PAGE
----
Living not far from the Outer Banks, my wife, Sandy, and I have visited there often—and each time, as we glided farther and farther into the Atlantic Ocean, I was stirred by the strange sensation that I was navigating a boat rather than a car. Maybe not so strange, actually, when windswept waves stretch for miles on either side.
July and August are peak season for surf and sun. A family playground, the islands hawk all the expected beach amusements: parasailing, waterskiing, Jet Skiing, canoeing, kayaking, sailboarding, deep-sea fishing, and horseback riding. But any time of year is fulfilling. I’ve gone in midwinter to hike miles of empty beaches, watching the spindle-legged shorebirds probing the sand for lunch.
Last September, Hurricane Isabel gave the Outer Banks a savage wallop, flooding out roads, reshaping dunes, and damaging some structures. But the area recovered quickly and is eager to welcome back visitors.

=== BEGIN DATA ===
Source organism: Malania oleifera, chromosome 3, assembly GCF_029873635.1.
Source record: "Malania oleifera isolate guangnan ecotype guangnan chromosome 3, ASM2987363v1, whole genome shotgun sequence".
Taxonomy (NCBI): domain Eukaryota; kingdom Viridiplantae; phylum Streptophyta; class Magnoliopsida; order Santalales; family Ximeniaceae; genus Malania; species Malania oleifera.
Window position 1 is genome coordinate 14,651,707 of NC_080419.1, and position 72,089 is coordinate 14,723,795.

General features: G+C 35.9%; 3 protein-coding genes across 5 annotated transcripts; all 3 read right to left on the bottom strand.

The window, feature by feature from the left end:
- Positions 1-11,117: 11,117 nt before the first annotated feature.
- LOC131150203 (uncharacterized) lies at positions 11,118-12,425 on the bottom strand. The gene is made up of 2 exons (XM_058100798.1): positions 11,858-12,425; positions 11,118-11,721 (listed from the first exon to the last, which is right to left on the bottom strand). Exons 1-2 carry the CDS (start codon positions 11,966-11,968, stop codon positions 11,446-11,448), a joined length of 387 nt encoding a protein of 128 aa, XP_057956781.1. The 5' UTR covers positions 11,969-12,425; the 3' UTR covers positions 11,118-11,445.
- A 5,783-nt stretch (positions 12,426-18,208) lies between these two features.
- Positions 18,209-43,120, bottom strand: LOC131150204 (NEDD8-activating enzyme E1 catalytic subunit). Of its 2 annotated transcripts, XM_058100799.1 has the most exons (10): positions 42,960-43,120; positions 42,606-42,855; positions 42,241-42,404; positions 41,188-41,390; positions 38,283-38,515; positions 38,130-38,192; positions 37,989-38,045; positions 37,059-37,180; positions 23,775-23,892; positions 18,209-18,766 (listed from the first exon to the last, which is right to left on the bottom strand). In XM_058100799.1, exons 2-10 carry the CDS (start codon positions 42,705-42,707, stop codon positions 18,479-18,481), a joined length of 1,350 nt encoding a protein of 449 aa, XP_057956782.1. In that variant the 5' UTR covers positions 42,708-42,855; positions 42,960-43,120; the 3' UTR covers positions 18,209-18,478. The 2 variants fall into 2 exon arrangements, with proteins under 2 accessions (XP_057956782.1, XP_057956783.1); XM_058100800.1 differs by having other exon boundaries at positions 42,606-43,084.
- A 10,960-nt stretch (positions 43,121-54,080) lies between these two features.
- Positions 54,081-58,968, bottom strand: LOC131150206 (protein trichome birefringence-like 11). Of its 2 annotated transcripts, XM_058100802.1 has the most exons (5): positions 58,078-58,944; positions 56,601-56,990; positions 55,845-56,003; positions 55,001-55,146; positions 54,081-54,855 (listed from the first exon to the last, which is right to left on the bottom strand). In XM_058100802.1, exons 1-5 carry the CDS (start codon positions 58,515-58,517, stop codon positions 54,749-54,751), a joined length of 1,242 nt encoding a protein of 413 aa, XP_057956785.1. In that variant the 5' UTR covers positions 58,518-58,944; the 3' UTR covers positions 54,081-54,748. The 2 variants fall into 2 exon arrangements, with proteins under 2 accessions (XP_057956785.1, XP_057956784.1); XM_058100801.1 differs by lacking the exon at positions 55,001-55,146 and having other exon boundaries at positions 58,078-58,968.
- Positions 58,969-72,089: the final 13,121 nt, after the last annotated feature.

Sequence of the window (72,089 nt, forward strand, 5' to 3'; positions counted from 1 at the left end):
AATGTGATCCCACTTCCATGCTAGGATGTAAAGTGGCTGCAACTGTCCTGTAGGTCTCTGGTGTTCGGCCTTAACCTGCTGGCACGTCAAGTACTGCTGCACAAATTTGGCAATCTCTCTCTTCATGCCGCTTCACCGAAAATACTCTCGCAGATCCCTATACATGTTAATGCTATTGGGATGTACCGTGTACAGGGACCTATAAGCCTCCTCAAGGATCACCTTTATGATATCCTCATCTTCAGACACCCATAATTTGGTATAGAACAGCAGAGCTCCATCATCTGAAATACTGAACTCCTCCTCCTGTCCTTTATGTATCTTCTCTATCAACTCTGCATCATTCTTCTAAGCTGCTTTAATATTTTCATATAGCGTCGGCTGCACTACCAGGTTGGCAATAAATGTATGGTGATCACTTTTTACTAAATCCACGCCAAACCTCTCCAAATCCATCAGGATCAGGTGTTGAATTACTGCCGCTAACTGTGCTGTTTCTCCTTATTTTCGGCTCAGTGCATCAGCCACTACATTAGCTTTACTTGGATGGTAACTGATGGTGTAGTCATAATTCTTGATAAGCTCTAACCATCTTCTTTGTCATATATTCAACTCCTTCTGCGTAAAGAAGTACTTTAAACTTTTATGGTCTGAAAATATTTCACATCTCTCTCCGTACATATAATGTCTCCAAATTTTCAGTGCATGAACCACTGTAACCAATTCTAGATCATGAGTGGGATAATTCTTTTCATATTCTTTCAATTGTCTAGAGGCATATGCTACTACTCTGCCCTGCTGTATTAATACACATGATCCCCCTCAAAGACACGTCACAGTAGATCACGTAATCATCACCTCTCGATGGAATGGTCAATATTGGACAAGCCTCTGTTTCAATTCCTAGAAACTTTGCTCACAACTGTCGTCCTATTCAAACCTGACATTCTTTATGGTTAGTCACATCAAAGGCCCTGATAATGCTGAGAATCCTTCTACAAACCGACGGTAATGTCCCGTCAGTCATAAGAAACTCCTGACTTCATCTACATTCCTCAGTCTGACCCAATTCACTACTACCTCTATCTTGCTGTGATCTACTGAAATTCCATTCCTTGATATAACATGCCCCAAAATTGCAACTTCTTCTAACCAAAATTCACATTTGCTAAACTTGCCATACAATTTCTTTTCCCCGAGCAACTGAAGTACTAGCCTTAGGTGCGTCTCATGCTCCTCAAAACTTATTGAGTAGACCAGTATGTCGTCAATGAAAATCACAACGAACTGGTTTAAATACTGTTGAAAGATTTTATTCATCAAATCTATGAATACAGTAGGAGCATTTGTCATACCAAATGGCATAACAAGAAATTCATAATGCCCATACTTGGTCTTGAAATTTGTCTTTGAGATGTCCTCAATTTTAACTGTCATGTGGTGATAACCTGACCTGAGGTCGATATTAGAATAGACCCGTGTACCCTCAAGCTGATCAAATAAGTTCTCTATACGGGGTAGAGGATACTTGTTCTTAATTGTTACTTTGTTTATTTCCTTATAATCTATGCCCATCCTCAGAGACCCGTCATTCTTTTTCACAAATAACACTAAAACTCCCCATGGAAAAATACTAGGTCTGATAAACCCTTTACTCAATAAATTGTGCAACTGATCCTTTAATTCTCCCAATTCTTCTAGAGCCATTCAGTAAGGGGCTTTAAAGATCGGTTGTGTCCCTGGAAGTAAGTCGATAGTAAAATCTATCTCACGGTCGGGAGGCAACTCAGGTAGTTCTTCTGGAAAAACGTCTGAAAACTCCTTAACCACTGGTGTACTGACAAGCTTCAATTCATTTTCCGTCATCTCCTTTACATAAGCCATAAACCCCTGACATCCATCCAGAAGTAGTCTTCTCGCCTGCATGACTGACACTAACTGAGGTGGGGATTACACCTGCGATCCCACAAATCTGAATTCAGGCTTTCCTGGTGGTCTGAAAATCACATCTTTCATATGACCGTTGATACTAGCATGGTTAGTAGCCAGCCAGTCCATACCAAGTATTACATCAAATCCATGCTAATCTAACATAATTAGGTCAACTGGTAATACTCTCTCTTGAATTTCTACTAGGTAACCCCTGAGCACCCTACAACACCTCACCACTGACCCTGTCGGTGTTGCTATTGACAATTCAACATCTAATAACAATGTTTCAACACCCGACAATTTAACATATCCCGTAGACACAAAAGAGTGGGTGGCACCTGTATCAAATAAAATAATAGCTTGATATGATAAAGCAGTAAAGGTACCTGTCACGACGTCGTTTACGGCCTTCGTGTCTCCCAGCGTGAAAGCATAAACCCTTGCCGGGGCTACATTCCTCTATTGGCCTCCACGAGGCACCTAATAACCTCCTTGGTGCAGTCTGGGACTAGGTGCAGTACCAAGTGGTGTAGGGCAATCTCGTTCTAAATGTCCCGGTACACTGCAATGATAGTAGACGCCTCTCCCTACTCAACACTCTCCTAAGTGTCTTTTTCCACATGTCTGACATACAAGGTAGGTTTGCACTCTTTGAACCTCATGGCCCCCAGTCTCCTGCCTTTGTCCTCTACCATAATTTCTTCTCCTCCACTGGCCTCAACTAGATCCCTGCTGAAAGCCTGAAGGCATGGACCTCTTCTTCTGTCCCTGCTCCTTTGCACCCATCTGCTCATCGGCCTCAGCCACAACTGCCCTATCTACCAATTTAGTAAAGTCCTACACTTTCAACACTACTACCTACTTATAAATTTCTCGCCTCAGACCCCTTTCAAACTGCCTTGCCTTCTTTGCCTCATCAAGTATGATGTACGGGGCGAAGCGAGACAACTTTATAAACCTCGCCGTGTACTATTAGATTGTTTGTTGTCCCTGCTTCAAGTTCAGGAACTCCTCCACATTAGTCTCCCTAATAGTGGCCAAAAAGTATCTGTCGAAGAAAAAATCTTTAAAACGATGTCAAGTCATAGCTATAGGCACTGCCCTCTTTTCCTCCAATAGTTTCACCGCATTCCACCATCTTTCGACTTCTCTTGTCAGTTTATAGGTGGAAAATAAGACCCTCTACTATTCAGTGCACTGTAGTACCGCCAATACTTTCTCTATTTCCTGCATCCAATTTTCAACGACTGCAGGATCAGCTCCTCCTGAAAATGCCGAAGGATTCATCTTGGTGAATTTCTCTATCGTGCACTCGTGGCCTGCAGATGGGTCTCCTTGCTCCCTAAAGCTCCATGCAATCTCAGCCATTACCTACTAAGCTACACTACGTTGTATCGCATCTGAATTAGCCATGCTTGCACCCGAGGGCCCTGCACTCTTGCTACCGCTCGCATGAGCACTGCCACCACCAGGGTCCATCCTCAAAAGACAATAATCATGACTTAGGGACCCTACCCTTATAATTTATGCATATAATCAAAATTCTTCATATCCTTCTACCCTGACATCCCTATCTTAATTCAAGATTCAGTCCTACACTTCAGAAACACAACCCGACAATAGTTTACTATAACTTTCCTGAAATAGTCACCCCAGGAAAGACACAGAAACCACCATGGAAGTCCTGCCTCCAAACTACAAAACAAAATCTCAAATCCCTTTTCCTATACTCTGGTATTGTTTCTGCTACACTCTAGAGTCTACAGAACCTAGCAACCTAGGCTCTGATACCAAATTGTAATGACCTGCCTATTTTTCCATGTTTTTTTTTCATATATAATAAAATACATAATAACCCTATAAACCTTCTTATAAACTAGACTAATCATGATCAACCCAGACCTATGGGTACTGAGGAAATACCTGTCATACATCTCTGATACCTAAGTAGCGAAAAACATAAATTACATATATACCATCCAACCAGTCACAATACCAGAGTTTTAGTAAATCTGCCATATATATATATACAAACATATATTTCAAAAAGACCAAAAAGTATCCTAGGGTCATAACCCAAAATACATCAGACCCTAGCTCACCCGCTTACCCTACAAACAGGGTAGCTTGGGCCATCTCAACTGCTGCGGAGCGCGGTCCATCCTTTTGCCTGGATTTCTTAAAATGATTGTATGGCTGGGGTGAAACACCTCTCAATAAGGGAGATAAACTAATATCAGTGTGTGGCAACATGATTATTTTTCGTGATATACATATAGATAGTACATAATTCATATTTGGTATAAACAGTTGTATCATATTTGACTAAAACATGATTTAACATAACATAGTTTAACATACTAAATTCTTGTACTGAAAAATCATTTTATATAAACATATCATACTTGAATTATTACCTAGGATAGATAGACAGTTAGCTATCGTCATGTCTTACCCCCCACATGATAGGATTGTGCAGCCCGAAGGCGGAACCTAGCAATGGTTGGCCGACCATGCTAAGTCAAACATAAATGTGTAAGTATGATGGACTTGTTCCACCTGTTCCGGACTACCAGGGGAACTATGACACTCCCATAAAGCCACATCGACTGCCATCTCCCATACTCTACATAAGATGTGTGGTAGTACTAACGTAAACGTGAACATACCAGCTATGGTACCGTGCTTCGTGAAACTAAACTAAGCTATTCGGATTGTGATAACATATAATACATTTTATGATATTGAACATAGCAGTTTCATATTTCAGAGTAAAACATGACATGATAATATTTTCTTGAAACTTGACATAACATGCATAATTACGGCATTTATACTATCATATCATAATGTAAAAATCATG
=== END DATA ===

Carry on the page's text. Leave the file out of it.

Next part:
Day 1: Norfolk to Kill Devil Hills
The drive from Norfolk, Va., passes through mostly flat coastal farm country, and in mid-summer roadside stands sell fresh corn and other produce. After the flatlands, the lofty sand dunes of the Outer Banks seem almost like mountains. At their widest, between Kitty Hawk and Nags Head, the Outer Banks expand to about a mile. This is where you find the most popular beaches—the ones that draw the summer throngs. In the heart of the bustle, little Kill Devil Hills, a family resort town, provides the beach time you crave plus a look at one of America’s most historical spots.